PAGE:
My Lords, the House is grateful to the noble Lord, Lord Tanlaw, for raising this matter which is so dear to the heart of every Scot and, sadly enough, becoming dearer to the pocket of every Scot. He will appreciate that he is only obeying probably the most historic injunction ever given to representatives of Scotland at Westminster. On the very same subject of the tyrannous attitude of the Department of Excise and the closing down of distilleries in Scotland there was quite an outcry and Scotland's national bard penned some words "An Earnest Cry and Prayer to the Scotch Representatives": Some of ye nicely ken the laws To round the period and pause And with rhetoric clause on clause To mak' harangues Then echo through St. Stephen's wa's Auld Scotland's wrangs. Of course, it was a subject that he knew a little about. It was a subject that led him in the final verse to give expression to a phrase that has probably been linked with Scotland, and Scotland's attitude to whisky, over very many years. He said: Freedom and whisky gang thegither Your Lordships can all get ready for the Burn's suppers on that.

I did not give any guidance to the Question. It is far too easy for the Government to answer. What financial assistance is being given to the industry? The answer is, none. The industry does not want it either. All it wants is fair play. It would be much more interesting if the Government would tell us what financial assistance the whisky industry is giving to the Government. Just imagine it, four-fifths of the cost of every bottle of whisky goes straight to the Treasury in excise duty and in VAT. The last three increases have added—I repeat, added—£1.36 to the Government's take on the price of a bottle of whisky. It reaches the point where that is pretty penal and it has had its effect.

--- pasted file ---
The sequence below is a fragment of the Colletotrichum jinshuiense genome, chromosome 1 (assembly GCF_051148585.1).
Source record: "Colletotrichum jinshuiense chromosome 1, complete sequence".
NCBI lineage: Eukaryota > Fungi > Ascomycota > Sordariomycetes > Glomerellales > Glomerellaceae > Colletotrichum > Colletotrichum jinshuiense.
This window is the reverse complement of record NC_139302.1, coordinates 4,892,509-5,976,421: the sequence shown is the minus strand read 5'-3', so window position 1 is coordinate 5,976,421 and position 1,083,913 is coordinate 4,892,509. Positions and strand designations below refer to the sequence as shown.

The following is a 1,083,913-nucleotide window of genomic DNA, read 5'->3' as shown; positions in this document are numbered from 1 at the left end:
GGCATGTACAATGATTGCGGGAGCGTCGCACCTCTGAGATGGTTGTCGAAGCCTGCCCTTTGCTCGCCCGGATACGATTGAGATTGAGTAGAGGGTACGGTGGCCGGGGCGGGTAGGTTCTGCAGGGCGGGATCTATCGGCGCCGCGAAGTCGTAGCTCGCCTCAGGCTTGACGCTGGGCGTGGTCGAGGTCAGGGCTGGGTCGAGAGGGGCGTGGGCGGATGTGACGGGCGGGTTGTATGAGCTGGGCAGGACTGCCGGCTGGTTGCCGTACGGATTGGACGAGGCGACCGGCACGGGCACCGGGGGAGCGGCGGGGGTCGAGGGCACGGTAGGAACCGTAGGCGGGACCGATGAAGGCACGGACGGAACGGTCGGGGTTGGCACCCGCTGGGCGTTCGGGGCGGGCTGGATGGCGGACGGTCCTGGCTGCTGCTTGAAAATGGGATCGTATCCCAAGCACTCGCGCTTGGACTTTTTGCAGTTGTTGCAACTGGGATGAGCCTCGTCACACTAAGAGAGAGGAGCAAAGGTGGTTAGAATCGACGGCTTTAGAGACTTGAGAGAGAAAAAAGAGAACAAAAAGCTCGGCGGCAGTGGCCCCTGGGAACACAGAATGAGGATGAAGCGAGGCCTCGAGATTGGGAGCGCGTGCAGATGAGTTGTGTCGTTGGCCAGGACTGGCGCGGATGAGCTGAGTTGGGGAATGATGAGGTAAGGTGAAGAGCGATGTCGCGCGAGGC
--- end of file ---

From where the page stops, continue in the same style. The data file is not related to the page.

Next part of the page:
The noble Lord gave figures relating to Islay. I am sorry that my noble friend on the other side is not here because he could tell us about this. In the eight distilleries on that small island production, which was 10 million gallons, is down this year and is likely to be only 3 million gallons. The implications for employment in these places are extremely serious. I am looking round the chamber for all the people who were interested in the integrated plan for the Western Isles the other week; but they are not here. I am interested in what will happen to people. This situation is having an immediate effect. There have been some closures, not all that many, but there have been lay-offs and short-time workings. If this continues there may be further closures affecting employment in those areas into which it is most difficult to introduce employment. I hope that the Government will bear that in mind.

The record of the industry is not only supported through home consumption, because its export record is quite fantastic. Indeed, it is so much so that the Government take it for granted. My interest in this subject is not as a consumer. After all, for 33 years I was the Member of Parliament for Kilmarnock. Your Lordships will find Kilmarnock on an awful lot of whisky bottles, because that is where Johnnie Walker is blended. So I know a lot about it. I am sure my noble friend will appreciate that, although there is a cutback to meet the decline—the unexpected decline—in consumption and exports, the immediate cut-back is at the distillery. There is distilled whisky galore; it is all there in store. It is maturing. Until there is a rise in consumption it will not be increased to the same extent.